Then I broke the don’t-be-gay rule and came out. And it didn’t suck. (Well, I did, but this is a family blog) Coming out was one of the greatest things I’d ever done for myself. Which led me to wonder: if I can break one rule and succeed, what other rules are arbitrary? Drinking? Drugging? Prostitution? Waking up in strangers’ beds? Waking up on subways with only one high heel and no purse?
Except that this fey little gay boy who played first chair bassoon in 7th grade wasn’t emotionally equipped to ask a group of sailors on fleet week whether they’d like to drop anchor in an hourly hotel room on the West Side Highway.
But Aqua was born ready to break any rule put in front of her. It took four hours of makeup to put on a disguise thick enough to hide that nervous Midwestern boy.
Your voice and writing style are wonderfully humorous even during the most serious and horrifying situations. Can you talk about the disparity between the often lighthearted telling of pretty harrowing stories?
I think I’m pathologically unable to deal with seriousness. I didn’t really try to make the harrowing moments funny. To me they just were. Funny in an absurd way. I mean, how does one come to grips with the concept of waking up in a puddle of their own urine/vomit after narrowly avoiding being raped and finding a gaggle of rich upper east side private school kids pointing and staring at your exposed thong? It would take years of therapy for which my insurance won’t pay (why should they?) to even skim the top of that little adventure.
When you start to tally up all those self-inflicted wounds, a triage judgment call must be made. I can either try to heal them, or just slap on a bunch of Scooby Doo bandaids and hope I don’t look too stupid.
(See, I approach everything metaphorically. Some kind reader should really chip in with some pro bono therapy for me.)
Do you miss Aqua? Why did you give up drag? Is there anything that’s taken its place or filled the same need?
Writing the book was a way to bring Aqua back. I’ve had fun with her through the whole process. And it’s a hell of a lot easier to type her onto paper than squeeze myself back into a 22 inch corset.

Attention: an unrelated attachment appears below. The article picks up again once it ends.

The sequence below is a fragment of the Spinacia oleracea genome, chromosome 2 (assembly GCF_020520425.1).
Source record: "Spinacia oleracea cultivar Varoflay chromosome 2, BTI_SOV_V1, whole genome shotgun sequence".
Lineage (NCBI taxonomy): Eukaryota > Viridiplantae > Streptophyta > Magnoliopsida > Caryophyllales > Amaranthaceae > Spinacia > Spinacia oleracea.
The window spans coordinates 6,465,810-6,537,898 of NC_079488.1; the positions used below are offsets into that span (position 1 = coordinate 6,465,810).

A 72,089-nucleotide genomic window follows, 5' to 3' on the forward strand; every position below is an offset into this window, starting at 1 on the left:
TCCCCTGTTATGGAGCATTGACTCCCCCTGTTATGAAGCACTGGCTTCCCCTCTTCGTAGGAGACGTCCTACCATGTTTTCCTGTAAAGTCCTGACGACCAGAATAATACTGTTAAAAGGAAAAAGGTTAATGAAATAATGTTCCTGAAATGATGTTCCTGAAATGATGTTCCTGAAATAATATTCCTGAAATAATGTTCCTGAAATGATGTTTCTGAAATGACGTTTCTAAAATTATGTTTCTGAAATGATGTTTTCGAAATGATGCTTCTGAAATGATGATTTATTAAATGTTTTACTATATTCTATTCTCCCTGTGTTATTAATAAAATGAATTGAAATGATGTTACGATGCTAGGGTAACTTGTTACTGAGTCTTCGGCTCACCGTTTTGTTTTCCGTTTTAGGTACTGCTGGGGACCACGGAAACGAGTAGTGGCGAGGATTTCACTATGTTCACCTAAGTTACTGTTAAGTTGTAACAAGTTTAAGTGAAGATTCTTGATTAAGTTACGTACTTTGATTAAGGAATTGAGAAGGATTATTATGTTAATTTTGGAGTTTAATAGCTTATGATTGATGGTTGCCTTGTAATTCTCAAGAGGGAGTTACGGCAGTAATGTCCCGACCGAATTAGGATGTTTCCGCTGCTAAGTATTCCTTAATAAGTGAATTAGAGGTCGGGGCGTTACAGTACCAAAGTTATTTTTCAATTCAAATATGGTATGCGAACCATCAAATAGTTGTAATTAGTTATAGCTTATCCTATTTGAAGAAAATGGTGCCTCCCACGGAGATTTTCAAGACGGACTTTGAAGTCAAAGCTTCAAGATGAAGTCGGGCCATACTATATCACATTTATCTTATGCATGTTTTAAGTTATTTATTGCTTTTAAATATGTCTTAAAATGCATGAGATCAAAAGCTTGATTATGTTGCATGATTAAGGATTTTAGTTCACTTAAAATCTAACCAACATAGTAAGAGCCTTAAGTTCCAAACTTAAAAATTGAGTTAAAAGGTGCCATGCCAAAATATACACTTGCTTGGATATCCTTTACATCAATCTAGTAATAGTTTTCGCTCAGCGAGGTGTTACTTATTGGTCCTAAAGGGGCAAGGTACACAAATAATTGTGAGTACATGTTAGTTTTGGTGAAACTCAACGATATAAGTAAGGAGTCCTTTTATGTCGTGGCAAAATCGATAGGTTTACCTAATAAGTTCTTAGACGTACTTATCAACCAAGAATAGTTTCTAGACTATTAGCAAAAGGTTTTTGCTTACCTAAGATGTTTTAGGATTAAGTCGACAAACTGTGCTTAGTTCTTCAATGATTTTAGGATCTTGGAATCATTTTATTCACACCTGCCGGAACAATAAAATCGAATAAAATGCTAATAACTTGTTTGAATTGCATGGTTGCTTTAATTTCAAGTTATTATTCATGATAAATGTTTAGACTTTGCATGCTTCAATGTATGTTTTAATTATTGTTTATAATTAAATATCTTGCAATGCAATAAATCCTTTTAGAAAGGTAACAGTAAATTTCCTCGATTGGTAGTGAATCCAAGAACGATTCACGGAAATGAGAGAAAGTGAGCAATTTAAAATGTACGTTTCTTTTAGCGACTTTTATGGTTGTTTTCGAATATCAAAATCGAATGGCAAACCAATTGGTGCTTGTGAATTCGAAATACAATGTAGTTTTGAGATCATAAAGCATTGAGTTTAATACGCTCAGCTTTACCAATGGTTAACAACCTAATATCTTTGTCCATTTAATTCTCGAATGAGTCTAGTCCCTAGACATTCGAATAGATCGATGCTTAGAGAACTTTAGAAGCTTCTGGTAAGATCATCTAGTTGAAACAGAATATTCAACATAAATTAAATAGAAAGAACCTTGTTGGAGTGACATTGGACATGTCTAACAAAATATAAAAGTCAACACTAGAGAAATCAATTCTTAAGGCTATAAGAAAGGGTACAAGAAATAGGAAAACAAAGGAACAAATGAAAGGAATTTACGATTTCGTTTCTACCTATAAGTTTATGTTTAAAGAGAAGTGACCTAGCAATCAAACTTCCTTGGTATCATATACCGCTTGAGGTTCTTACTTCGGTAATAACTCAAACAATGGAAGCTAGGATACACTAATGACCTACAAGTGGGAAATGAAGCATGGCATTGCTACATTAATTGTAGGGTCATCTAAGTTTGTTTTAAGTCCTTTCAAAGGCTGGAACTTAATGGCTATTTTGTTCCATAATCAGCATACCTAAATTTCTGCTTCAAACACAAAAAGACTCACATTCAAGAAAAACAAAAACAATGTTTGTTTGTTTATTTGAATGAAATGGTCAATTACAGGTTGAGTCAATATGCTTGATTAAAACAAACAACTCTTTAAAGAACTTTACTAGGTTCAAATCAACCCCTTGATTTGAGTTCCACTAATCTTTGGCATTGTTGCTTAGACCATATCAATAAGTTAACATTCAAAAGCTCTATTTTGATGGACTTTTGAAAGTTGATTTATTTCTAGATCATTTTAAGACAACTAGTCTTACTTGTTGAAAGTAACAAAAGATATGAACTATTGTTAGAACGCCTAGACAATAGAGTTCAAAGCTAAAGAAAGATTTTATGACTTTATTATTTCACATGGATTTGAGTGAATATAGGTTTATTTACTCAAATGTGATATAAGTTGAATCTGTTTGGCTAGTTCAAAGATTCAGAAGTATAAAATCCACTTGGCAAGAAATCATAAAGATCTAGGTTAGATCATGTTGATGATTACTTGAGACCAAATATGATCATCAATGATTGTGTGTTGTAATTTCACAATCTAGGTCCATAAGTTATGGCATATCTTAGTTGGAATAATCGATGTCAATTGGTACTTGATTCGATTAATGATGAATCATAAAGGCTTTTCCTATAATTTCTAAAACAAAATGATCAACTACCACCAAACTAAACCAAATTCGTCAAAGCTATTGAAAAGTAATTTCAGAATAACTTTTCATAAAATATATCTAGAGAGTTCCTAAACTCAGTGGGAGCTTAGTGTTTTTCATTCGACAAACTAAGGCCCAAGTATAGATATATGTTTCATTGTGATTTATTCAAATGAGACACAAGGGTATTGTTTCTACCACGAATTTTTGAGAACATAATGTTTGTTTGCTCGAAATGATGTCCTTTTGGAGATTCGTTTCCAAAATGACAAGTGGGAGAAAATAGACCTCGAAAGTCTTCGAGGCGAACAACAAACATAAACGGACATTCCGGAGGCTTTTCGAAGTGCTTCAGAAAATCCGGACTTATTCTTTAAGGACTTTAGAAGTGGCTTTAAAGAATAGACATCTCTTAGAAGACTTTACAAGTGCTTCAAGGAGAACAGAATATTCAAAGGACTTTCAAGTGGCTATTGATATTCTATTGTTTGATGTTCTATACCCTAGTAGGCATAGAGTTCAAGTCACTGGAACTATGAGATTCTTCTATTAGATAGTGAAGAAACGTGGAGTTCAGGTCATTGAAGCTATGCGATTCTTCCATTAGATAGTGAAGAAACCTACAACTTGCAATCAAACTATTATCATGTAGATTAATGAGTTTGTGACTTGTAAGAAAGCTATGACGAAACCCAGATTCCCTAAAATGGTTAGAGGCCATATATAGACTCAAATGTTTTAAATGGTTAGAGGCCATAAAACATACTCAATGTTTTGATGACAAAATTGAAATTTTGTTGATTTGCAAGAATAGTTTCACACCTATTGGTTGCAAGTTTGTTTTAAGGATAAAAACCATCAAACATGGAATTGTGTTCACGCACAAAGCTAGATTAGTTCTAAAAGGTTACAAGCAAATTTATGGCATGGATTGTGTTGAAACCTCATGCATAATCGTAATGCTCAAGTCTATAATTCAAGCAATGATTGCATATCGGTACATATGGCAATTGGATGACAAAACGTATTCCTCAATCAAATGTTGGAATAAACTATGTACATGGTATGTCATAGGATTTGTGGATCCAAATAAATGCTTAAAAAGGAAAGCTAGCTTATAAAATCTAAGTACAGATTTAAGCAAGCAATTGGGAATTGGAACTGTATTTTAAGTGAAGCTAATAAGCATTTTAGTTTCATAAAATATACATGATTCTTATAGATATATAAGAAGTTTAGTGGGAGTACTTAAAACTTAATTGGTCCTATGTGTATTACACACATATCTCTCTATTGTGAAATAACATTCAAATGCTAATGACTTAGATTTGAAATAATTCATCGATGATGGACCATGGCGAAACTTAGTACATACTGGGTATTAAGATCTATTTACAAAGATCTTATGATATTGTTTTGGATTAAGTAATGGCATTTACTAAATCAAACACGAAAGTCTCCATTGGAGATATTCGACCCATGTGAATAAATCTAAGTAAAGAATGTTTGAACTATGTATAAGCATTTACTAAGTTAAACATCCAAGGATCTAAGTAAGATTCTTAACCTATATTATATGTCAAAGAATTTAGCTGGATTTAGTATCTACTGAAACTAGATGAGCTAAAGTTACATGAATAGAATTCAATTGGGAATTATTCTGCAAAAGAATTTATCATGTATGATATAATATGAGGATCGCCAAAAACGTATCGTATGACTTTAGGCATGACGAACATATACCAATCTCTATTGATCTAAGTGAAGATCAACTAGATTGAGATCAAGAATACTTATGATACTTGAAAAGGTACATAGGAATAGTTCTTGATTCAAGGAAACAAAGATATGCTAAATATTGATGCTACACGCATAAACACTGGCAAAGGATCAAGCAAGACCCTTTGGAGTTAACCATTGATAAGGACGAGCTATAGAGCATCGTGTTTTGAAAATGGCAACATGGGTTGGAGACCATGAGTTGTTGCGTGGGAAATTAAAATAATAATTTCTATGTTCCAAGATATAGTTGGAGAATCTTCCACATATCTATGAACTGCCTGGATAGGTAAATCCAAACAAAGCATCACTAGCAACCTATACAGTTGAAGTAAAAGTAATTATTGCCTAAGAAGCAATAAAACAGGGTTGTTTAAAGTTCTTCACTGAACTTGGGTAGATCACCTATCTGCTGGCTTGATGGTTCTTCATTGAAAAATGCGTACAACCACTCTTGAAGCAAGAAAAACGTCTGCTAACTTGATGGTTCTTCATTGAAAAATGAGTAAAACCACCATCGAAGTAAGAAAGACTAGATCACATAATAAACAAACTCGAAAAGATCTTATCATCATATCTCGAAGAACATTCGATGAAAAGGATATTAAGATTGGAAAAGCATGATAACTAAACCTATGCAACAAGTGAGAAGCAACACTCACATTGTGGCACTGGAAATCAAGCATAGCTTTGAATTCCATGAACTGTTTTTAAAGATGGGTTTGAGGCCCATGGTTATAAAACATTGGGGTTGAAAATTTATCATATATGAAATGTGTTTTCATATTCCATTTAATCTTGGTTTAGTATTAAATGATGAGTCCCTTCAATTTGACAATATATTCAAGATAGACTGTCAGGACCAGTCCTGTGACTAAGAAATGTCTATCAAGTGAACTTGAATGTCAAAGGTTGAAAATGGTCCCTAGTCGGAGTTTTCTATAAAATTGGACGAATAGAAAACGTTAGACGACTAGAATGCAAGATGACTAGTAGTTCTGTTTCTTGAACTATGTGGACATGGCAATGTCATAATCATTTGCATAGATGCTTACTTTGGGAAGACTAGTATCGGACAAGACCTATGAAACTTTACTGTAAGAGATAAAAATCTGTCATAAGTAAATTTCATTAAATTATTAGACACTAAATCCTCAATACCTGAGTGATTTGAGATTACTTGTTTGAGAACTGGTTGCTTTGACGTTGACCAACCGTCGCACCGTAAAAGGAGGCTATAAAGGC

What do I miss? The fake celebrity, the cute and horny fans, the sense and fulfillment of danger. What don’t I miss? All of the above.
I gave it up because there’s no retirement plan for drag queens. The career trajectory is short and potentially deadly. Much like writing, I’m beginning to find out.
Are you still with the guy you dedicated the book to?
Yes. Six years and counting (hopefully counting up, not down.)
Personally, if I were him, I’d feel a little odd having a love story dedicated to me that wasn’t about me. But there’s something kinda special about a guy who has no problem with that. And by “special” I mean “odd.” And by “odd” I mean “endearing.” I obviously have a fucked up internal thesaurus. (see above cry for pro bono therapy help.)
Where does Kilmer and the hyphen come from?
Kilmer is my biological father’s name, and Purcell is my stepfather’s name. My stepfather raised me from the time I was five, so when I turned 21 I added his name to mine. I guess I feel that they both deserve to share equally in the shame.
Are you working on another book? And if so can you tell me about it?
I’m working on a novel right now. It follows a young boy who’s obsessed with celebrity and envisions God as Tony Randall. He has a lesbian mother, a brother with Prader Willi syndrome, and a best friend who’s kidnapped and brutally murdered.
Obviously, It needs some editing. From a therapist. (hint hint.)
I really do adore this author. But let me talk about his book for a minute because I’ve been dying to do it. I don’t want to give away too muchjust a taste.
I AM NOT MYSELF THESE DAYS is about a boy who knows how to disappear into someone else….
This is how I become not me:
It is an exacting processthere’s no room for error, and little for improvisation. It is ritual and sacred, and regardless of my physical or mental condition, it is unchanging.
It begins by monitoring my diet for the entire day before any show. My body must be relatively empty of food to fit into the corset, and relatively full of alcohol to dull the discomfort.
About four hours before I head out, I gather together the pieces of my predetermined outfit.
Two pairs of pantyhose. Up to three wigscombined together and prestyled. Tucking panties. Decorative panties or thong. Matching elbow-length gloves. Bag. Shoes. Necklace. Earrings. Assorted accessories. Wig cap. Toyslaser guns, bubble makers, candy to toss out into the crowd. All is transferred, piece by piece, into the bathroom.
No one is allowed to witness the transformation. It occurs completely behind the closed bathroom door. It’s a slow motion magic act where the male audience volunteer disappears into a box and a woman appears from the inside hours later (pp. 139-140).
I AM NOT MYSELF THESE DAYS is about a boy who shares some things with his family….
Both my mother and stepfather, who raised me and who I call “Dad,” are extremely accepting of me being gay, and have been genuinely fond of my prior boyfriends. The drag thing threw them a little, but since there’s little chance of their Wisconsin church friends wandering into a New York nightclub and recognizing me through three wigs and a quarter inch of foundation, they’ve pretty much just adopted a “don’t ask, and for God’s sake don’t tell us about it” philosophy (p. 116).
and hides other things. His drug-dealing male escort boyfriend can pass as a doctor with his expensive apartment and a pager that goes off at all hours. And his boyfriend’s clients, such as the married CEO who secretly pays thousands of dollars to be left naked in their apartment with his wrists tied to his ankles, can be rescheduled when family comes to NY for a visit.